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  • UN car spotting

    Those huge spotlessly white four-by-fours, with pretty blue signs and enormous antenna, never stop to rescue you from the over-crowded bush taxi, and you never stop staring longingly at them.

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  • Around town, Cotonou

    Just walking around in Cotonou is fun - for a while. Theres a lot of interesting little things to see, but, unless you have a high tech built in air filter, the staggering pollution will make the whole exerience less appealing. Also, it can be HOT, so frequent cold drink stops are a good idea.

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  • Hanging with street kids in Cotonou

    Theyre asking for money, gifts and a snack - buy some food, talk, take photos/film with your digital camera and show them; that potentially pestering crowd turns into a happy lil bunch laughing and posing and doing all sorts of fun things.

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  • Ouidah, memorial in honour of the...

    At the end of the Route of the Slaves stands an impressive memorial in honour of the departed slaves. The beach here is a symbolic and historical site as central and final departure point of the slaves, boarding the boats to the Americas. Near this ''point of no return'' are some giftshops and a restaurant.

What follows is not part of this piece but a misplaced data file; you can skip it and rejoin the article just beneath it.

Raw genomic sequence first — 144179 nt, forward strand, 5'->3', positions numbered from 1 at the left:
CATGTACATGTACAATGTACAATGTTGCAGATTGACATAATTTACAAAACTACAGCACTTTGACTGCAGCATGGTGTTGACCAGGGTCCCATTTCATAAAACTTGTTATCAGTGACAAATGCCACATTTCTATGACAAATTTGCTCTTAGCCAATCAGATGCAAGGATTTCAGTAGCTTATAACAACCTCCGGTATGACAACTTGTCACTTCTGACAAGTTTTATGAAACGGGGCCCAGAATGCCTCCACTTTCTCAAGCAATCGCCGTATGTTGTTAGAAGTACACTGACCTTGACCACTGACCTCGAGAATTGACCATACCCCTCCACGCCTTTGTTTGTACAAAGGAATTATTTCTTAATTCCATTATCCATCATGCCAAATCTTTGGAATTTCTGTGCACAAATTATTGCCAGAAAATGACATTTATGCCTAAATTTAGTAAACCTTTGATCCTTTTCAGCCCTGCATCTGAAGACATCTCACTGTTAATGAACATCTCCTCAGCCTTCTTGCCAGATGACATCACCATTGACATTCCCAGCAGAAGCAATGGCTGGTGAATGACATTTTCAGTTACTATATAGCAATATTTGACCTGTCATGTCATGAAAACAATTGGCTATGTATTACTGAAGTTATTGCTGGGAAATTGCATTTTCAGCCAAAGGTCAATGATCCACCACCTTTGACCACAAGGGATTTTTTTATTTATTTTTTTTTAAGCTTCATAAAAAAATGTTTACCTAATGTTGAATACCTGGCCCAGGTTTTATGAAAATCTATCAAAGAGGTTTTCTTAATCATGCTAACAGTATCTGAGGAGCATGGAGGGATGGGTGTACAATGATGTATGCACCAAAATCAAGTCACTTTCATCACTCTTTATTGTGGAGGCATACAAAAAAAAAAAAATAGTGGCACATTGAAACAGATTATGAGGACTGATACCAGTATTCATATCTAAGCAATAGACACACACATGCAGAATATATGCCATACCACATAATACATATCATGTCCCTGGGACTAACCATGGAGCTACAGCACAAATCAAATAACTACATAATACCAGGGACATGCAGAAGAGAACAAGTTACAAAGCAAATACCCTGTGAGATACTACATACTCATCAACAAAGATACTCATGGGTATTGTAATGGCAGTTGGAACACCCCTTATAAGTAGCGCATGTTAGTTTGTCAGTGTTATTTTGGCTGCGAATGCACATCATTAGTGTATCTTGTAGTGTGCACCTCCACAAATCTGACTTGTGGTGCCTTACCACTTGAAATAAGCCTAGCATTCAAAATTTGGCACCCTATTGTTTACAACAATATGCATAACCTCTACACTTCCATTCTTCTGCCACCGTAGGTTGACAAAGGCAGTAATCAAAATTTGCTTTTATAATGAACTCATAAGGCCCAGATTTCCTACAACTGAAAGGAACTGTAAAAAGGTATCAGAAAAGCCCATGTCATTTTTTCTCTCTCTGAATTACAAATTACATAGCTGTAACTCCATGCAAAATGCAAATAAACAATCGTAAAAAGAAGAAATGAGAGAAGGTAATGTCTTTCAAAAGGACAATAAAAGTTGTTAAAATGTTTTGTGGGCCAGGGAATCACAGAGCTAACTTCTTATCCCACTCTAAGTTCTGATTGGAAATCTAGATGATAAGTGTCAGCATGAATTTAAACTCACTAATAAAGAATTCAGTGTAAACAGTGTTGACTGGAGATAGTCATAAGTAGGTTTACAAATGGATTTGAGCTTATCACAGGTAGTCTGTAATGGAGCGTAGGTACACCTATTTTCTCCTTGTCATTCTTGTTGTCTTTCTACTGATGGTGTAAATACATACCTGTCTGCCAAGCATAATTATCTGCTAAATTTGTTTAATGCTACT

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  • Ouidah, Sacred Python Temple.

    In the centre of Ouidah, opposite the catholic cathedral, you find the ''Temple des Serpents'', one of the most famous voodoo sites in town.Snakes are important in the voodoo culture, because traditionally they were fetishes and a principal object of worship.Normally you can visit the temple and see the snakes and get some explanation about the...

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  • Ouidah, portuegese fort

    In Ouidah were at least six slave forts. The old portuegese fort, Fortaleza Sao Joao Batisita, built in 1721, is still there and can be visited. In the buildings of this fort you can find the historical museum or Voodoo Museum, but also workshops, giftshops and toilets.You can walk in the garden and climb the fortifications. From here you have a...